Calendar An icon of a desk calendar. Cancel An icon of a circle with a diagonal line across. Caret An icon of a block arrow pointing to the right. Email An icon of a paper envelope. Facebook An icon of the Facebook "f" mark. Google An icon of the Google "G" mark. Linked In An icon of the Linked In "in" mark. Logout An icon representing logout. Profile An icon that resembles human head and shoulders. Telephone An icon of a traditional telephone receiver. Tick An icon of a tick mark. Is Public An icon of a human eye and eyelashes. Is Not Public An icon of a human eye and eyelashes with a diagonal line through it. Pause Icon A two-lined pause icon for stopping interactions. Quote Mark A opening quote mark. Quote Mark A closing quote mark. Arrow An icon of an arrow. Folder An icon of a paper folder. Breaking An icon of an exclamation mark on a circular background. Camera An icon of a digital camera. Caret An icon of a caret arrow. Clock An icon of a clock face. Close An icon of the an X shape. Close Icon An icon used to represent where to interact to collapse or dismiss a component Comment An icon of a speech bubble. Comments An icon of a speech bubble, denoting user comments. Ellipsis An icon of 3 horizontal dots. Envelope An icon of a paper envelope. Facebook An icon of a facebook f logo. Camera An icon of a digital camera. Home An icon of a house. Instagram An icon of the Instagram logo. LinkedIn An icon of the LinkedIn logo. Magnifying Glass An icon of a magnifying glass. Search Icon A magnifying glass icon that is used to represent the function of searching. Menu An icon of 3 horizontal lines. Hamburger Menu Icon An icon used to represent a collapsed menu. Next An icon of an arrow pointing to the right. Notice An explanation mark centred inside a circle. Previous An icon of an arrow pointing to the left. Rating An icon of a star. Tag An icon of a tag. Twitter An icon of the Twitter logo. Video Camera An icon of a video camera shape. Speech Bubble Icon A icon displaying a speech bubble WhatsApp An icon of the WhatsApp logo. Information An icon of an information logo. Plus A mathematical 'plus' symbol. Duration An icon indicating Time. Success Tick An icon of a green tick. Success Tick Timeout An icon of a greyed out success tick. Loading Spinner An icon of a loading spinner.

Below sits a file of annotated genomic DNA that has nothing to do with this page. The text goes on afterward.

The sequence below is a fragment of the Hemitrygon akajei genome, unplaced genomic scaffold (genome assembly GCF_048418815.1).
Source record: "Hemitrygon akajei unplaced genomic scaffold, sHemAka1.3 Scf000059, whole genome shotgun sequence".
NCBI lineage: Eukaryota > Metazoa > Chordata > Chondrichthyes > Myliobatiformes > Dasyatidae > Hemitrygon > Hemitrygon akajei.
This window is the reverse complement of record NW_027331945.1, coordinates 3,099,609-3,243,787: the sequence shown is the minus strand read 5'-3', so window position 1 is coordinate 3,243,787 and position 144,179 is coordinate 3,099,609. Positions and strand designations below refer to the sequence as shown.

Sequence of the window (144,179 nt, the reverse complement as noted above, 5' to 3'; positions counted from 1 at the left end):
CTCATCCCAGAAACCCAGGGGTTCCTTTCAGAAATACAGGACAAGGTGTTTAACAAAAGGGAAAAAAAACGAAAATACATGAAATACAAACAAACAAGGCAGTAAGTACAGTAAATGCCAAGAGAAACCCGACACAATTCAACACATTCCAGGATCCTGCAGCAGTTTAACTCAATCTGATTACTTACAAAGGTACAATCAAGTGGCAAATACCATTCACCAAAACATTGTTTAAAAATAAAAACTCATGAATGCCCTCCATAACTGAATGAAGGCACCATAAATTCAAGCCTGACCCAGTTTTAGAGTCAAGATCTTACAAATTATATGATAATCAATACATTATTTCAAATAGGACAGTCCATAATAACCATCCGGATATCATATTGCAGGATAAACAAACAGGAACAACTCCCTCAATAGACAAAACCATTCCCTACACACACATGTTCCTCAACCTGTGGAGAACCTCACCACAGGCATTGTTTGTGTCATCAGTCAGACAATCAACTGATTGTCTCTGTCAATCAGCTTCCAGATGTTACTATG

Oil supply and demand more balanced, says Vitol chief

Market news
Market news

The Scot at the helm of oil trading giant Vitol said yesterday he saw signs emerging of a better balance between global oil supply and demand.

Ian Taylor refused to speculate on where oil prices may be headed next, adding: “Traders always get these things wrong.”

But addressing delegates of the Kazenergy Eurasian Forum in Kazakhstan, he said the market seemed to be settling after months of volatility.

He added: “This is beginning to happen. Demand is very strong; you can see US production beginning to come down.”

Mr Taylor, who has led Vitol as chief executive since 1995, was speaking during an online discussion – on the theme of “new energy equations” – moderated by Pulitzer Prize-winning author Daniel Yergin.

The event coincided with another fall in crude oil prices after US inventories showed a weekly buildup that far exceeded analyst expectations.

American stockpiles grew by 4.6million to 457.8million barrels in the week to September 25, while market analysts had expected an increase of only 102,000.

Brent crude, the global oil benchmark, fell 37 cents to $47.86 a barrelmay need updating and was on track to end September with a near 12% drop.

Mr Taylor is both a director and the largest shareholder at Western Isles business Harris Tweed Hebrides, where other investors include former energy minister Brian Wilson.

Vitol’s boss is also known for his philanthropy and political donations, including a £500,000 contribution to the Better Together campaign in the run-up to the Scottish independence referendum.

Founded in Rotterdam in the Netherlands, in 1966, Vitol now has nearly 40 offices worldwide. Its largest operations are in Geneva, Houston, London and Singapore.

It is among the oil trading firms expected to cash in on low crude prices by storing vast quantities of the commodity until prices rise.

Recommended for you

More from Energy Voice

Latest Posts